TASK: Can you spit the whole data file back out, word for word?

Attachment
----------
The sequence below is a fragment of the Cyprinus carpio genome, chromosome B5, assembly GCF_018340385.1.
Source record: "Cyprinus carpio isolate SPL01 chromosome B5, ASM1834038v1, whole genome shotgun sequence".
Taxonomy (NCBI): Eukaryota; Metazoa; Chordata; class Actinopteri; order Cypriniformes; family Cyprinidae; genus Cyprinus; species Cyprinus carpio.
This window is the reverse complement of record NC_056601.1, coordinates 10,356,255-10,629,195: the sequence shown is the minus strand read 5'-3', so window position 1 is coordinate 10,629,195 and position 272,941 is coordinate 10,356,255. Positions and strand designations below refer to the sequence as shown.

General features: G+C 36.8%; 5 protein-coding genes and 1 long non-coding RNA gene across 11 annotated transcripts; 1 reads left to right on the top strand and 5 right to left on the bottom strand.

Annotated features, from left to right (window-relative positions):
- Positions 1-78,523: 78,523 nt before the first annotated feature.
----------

The sequence below is a fragment of the Cyprinus carpio genome, chromosome B5, assembly GCF_018340385.1.
Source record: "Cyprinus carpio isolate SPL01 chromosome B5, ASM1834038v1, whole genome shotgun sequence".
Taxonomy (NCBI): Eukaryota; Metazoa; Chordata; class Actinopteri; order Cypriniformes; family Cyprinidae; genus Cyprinus; species Cyprinus carpio.
This window is the reverse complement of record NC_056601.1, coordinates 10,356,255-10,629,195: the sequence shown is the minus strand read 5'-3', so window position 1 is coordinate 10,629,195 and position 272,941 is coordinate 10,356,255. Positions and strand designations below refer to the sequence as shown.

General features: G+C 36.8%; 5 protein-coding genes and 1 long non-coding RNA gene across 11 annotated transcripts; 1 reads left to right on the top strand and 5 right to left on the bottom strand.

Annotated features, from left to right (window-relative positions):
- Positions 1-78,523: 78,523 nt before the first annotated feature.